Maintaining a healthy lifestyle is a goal for everyone. One of the key elements that may help you in your journey to a healthy lifestyle can be Magnesium. Wondering how? Go on reading this article and explore the bounty of magnesium-rich foods for a healthy lifestyle. Discover what is magnesium, which foods are rich in magnesium, how much magnesium is in your food, what are the benefits of eating magnesium, what are the benefits of eating magnesium, what are the signs of low magnesium, and how can you raise your magnesium levels quickly.
What is Magnesium?
If you talk scientifically, Magnesium is a chemical element with the symbol Mg and atomic number 12. It is a shiny grey solid and is an alkaline earth metal. Magnesium is the eighth most abundant element in the Earth's crust and is essential for all living cells. Complications apart, Magnesium is a crucial mineral for human health. It's involved in hundreds of chemical reactions in your body and helps you stay healthy, but many individuals don't get the 400 mg recommended daily intake (RDI). In the human body, magnesium is involved in more than 300 enzyme processes. Magnesium supports the immune system, regulates blood pressure, and aids in the function of muscles and nerves.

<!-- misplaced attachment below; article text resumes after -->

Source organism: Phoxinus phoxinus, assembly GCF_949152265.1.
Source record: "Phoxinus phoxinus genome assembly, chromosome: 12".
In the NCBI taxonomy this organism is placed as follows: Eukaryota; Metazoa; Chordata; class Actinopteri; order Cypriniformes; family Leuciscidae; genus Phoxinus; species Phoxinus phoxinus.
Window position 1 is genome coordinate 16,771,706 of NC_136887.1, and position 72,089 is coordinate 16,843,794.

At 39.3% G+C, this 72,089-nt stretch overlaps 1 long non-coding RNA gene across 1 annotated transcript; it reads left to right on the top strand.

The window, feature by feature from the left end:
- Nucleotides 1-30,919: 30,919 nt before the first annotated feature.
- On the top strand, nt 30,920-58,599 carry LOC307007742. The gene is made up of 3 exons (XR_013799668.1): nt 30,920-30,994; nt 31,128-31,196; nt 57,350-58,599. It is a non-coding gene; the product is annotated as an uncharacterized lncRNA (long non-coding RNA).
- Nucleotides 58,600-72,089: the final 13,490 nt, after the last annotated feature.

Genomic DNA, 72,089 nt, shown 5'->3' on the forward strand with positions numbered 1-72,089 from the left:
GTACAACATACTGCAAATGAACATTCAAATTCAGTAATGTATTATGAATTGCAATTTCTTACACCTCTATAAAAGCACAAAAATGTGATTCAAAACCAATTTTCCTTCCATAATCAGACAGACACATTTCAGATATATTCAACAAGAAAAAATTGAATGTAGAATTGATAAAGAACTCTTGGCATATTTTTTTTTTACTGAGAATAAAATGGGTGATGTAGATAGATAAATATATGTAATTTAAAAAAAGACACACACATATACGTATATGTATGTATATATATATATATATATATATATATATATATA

Which Foods Are Rich In Magnesium?
Talking about foods that are rich in Magnesium, you may want to know them in detail. And here you go:
Nuts are both nutritious and delicious. Almonds, cashews, and Brazil nuts, as well as peanuts, are particularly high in magnesium. Most nuts are also high in fibre and monounsaturated fat, which has been demonstrated to help people with diabetes lower their blood sugar and cholesterol levels. Peanuts are good for one’s heart, have anti-inflammatory properties, and can also help in reducing weight if one has them as snacks.
Peas, chickpeas, beans, lentils, and soybeans, all are legumes. Legumes are also a good supply of potassium and iron, as well as a good source of protein for vegetarians.
As tofu has a high content of protein in it, it is something that is often eaten in vegetarian diets. In addition, one serving of tofu contains 10 grammes of protein and 10% or higher of the recommended daily intake for calcium, iron, manganese, and selenium.
Avocados have higher vitamins, nutrients, and potassium (vitamins B & K). They also have very high fat, i.e. heart-healthy monounsaturated fat, not like other fruits. Avocados are also an excellent source of fibre, which means they can keep you fuller for a longer time- ultimately helping you in your weight loss journey. Fibre accounts for 13 of the avocado's 17 grammes of carbs, making it a low-carbohydrate food.
Dark chocolate is both nutritious and tasty. Dark chocolate is also high in iron, copper, and manganese, as well as prebiotic fibre, which nourishes the good bacteria in your stomach. It also has high antioxidants and could be a good thing for you.
Dark chocolate is especially good for your heart because it includes flavonols, which are potent antioxidants that keep "bad" LDL cholesterol from oxidising and attaching to the cells that line your arteries.